We can never fix the past but knowing that doesn’t keep us from mourning it. At the beginning of July, we all lost a great friend and coworker of 30 years, Rob Taylor. Rob was a great Shepley success story. He started on our loading docks, just out of college and soon worked his way to a class B, CDL license, honing his craft while delivering millwork throughout the Cape and Southeastern MA. Along the way, he paid attention, learned the many details of interior trim, developed many relationships in the field, and made himself the obvious choice to become a millwork sales specialist for us. Rob rose to the top of his trade and really became a standard setter for his performance, accuracy, and his loyalty and dedication to our customers and our company. Rob was tremendously passionate and possessed a love of helping others, human and animal alike. His friends and his dogs could always depend on him to do the right thing and be there when they needed him. Around Shepley, he became well-known for his adopted mantra, “just do it”. Nike may have branded it, but you could depend on Rob to live it, and for over 50 years he did just that.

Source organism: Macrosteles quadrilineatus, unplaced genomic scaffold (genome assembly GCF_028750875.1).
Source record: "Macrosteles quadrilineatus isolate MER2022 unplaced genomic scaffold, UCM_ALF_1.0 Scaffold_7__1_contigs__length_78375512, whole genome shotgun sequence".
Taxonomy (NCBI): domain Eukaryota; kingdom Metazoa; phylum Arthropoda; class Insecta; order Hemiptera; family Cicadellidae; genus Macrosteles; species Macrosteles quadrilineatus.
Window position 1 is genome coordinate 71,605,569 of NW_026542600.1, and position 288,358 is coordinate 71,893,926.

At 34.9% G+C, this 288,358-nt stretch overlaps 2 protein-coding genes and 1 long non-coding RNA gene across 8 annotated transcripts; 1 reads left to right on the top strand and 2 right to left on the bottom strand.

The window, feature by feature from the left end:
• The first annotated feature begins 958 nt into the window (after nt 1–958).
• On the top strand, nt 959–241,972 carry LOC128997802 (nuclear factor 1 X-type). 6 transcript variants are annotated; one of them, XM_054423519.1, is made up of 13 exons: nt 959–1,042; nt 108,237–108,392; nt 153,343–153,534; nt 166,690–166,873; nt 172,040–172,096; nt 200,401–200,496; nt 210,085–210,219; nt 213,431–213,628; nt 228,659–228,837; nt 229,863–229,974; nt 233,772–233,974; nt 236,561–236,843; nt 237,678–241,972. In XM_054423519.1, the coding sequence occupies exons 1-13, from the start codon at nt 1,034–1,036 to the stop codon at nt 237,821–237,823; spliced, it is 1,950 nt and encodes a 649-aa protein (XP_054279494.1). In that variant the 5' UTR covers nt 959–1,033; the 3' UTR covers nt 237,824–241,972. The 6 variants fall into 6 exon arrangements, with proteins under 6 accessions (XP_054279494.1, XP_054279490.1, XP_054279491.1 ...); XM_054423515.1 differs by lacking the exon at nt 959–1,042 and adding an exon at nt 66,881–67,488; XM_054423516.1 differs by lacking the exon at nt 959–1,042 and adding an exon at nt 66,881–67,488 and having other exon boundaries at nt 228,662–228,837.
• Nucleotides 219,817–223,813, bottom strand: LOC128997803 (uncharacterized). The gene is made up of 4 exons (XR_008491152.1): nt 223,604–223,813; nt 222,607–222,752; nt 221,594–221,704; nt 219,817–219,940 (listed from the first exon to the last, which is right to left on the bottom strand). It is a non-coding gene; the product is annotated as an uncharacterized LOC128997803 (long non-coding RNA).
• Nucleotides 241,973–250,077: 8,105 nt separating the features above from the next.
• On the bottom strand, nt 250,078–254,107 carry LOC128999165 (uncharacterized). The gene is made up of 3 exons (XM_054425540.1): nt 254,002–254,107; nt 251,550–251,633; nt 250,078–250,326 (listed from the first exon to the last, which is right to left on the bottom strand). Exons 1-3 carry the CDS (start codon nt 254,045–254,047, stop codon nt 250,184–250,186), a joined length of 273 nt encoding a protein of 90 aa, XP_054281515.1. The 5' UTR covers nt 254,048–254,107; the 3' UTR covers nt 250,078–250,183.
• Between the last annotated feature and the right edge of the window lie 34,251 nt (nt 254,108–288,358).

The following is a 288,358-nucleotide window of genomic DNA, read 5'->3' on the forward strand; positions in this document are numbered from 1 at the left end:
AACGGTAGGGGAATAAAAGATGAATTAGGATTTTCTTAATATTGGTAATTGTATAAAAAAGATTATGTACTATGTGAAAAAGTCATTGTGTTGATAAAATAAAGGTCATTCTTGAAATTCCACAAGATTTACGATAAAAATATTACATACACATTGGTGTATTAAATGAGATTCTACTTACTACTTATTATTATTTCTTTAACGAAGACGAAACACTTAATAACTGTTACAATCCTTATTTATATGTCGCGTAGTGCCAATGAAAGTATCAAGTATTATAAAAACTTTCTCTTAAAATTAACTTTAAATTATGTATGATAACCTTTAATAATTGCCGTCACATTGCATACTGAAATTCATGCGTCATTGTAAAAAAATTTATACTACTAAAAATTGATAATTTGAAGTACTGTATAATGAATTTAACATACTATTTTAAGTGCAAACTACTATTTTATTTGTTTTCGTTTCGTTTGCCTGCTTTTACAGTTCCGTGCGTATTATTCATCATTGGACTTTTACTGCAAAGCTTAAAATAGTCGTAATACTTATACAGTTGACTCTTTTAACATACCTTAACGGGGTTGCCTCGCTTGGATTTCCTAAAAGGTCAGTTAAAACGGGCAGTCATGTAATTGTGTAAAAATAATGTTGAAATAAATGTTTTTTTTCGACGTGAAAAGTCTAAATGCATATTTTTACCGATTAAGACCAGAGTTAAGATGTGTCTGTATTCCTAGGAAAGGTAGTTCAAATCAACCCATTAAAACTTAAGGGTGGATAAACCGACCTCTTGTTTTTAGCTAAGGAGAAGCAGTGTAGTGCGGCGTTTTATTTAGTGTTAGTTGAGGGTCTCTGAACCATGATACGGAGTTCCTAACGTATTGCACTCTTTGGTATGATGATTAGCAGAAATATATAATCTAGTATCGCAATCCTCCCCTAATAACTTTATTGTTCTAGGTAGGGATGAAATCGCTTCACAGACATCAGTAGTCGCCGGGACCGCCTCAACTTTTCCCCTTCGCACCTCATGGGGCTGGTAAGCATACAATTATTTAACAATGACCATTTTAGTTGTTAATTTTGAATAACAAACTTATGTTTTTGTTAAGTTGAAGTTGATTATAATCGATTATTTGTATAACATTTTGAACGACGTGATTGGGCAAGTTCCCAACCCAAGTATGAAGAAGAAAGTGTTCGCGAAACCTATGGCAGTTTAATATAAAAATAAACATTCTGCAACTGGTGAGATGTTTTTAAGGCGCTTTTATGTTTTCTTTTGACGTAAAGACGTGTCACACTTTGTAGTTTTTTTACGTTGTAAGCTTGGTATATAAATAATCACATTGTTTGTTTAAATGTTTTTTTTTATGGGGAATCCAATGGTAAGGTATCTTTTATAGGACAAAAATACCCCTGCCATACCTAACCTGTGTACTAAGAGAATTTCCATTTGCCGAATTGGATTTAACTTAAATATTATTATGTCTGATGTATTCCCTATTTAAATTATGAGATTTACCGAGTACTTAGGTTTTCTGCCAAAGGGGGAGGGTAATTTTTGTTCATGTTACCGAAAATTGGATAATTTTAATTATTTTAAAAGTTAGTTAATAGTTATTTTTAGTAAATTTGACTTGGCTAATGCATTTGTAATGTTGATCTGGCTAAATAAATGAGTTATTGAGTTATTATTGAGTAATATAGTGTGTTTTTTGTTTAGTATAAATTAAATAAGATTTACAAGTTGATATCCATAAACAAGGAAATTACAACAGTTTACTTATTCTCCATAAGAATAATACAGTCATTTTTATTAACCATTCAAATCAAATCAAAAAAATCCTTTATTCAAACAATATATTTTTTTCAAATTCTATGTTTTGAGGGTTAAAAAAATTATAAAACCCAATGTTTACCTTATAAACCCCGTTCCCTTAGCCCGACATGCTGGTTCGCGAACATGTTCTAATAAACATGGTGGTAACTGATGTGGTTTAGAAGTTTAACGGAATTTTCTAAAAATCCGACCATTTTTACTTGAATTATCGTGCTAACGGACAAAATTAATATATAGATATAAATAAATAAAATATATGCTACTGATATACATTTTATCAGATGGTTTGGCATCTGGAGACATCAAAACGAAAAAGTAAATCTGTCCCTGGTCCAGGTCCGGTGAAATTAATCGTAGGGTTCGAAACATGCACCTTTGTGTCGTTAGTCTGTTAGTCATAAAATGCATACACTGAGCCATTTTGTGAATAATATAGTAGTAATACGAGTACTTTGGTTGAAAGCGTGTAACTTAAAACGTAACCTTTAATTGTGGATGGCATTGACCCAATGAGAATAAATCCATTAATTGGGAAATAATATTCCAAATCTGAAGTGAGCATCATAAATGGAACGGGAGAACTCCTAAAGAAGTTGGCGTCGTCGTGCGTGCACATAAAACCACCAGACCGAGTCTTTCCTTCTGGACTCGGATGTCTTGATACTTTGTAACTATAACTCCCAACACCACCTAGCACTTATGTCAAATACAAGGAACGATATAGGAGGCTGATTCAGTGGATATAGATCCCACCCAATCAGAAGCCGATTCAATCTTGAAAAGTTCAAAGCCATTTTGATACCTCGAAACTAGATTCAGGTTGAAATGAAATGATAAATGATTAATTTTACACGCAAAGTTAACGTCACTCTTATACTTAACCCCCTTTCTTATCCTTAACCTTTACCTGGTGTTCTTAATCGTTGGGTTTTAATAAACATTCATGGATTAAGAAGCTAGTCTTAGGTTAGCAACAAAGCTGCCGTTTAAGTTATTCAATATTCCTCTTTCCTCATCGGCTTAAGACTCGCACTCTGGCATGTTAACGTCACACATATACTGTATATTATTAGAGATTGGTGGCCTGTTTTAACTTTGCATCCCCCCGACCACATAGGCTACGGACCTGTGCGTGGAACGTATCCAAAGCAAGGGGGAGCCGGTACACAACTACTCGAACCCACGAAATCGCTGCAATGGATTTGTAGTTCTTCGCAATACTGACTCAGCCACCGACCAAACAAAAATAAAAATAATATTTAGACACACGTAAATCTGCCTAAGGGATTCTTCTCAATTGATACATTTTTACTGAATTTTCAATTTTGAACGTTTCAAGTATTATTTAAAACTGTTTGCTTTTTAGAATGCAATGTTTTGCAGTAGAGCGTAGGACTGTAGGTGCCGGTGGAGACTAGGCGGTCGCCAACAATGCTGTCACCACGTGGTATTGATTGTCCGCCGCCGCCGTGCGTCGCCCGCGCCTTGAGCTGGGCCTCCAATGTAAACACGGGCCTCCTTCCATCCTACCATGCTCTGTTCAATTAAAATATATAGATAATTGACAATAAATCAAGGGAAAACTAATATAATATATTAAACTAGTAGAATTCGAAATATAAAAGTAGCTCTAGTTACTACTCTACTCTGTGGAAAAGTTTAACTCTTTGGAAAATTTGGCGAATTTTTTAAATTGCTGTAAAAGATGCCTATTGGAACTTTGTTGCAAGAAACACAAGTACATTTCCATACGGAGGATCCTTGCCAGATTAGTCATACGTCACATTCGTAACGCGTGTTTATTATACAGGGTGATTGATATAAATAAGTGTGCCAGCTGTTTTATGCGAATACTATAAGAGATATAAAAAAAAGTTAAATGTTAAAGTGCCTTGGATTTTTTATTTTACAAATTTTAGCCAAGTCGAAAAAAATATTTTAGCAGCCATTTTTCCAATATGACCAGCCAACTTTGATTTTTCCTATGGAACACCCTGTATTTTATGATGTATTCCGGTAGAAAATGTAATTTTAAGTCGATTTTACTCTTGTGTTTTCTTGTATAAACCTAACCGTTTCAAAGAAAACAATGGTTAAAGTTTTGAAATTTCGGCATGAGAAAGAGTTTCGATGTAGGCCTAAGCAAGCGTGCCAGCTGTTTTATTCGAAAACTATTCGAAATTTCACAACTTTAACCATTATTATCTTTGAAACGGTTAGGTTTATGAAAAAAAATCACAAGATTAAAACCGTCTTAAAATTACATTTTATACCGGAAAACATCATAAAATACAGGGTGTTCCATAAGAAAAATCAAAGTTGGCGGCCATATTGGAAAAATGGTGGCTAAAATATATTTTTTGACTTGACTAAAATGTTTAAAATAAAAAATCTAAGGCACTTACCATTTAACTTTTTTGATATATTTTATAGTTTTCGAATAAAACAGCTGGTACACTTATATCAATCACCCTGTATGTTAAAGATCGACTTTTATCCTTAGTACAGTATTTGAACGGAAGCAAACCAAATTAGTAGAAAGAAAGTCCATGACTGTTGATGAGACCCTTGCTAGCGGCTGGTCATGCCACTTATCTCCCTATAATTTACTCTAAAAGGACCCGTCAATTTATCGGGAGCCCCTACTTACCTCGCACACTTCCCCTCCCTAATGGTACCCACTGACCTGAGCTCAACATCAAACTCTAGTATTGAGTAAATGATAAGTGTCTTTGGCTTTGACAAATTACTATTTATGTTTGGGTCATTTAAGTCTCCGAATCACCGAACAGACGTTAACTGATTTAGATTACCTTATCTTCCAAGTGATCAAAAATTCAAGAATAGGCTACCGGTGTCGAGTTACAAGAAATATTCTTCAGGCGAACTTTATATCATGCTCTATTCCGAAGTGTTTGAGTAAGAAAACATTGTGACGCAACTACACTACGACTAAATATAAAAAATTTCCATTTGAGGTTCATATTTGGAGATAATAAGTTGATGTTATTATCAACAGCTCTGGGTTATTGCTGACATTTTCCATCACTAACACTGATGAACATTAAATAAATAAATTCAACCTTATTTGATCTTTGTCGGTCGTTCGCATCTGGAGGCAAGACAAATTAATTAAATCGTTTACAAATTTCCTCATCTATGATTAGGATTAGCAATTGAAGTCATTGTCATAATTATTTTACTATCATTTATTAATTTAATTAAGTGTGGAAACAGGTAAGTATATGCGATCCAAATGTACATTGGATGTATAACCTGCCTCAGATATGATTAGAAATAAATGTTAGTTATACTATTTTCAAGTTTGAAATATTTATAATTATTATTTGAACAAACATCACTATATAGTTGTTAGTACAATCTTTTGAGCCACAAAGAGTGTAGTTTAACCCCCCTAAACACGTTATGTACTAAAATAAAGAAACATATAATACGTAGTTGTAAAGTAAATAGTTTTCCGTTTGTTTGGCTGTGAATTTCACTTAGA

The loss of Rob has left a huge void in the hearts of those who loved and worked with him. He was always so driven and full of promise. To lose someone who still had so much life to live elicits shock, sadness, anger, disbelief, regret, introspection and second guessing as to what we would have, could have, or should have done differently to ensure a better outcome for him, his family and all of those who knew and loved him.
We are left with our sadness about losing Rob, but we are thinking about the best way to honor and remember him, by creating something good and lasting from his premature departure. To that end, we want to establish a fund in Rob’s name to honor his willingness to always lend a hand to help and support others. The crisis of addiction has ravaged our community with very little hope in sight. Early thoughts are that the fund should be dedicated toward this issue and perhaps more specifically toward somehow offering support to the forgotten family members who suffer their own stress, pain and isolation as they are forced to watch a loved one lose hope and slip away. Family, friends, and those who care are often victims of the collateral damage caused by addiction. How may we help? How do we do this? Your ideas are welcome. Please e-mail us at email@example.com, if you’d like to share your thoughts or feelings. Robert H. Taylor, we mourn your far too early departure, but we will not let your memory fade. We will find purpose in your passing and help others in your name. Let’s “just do it!”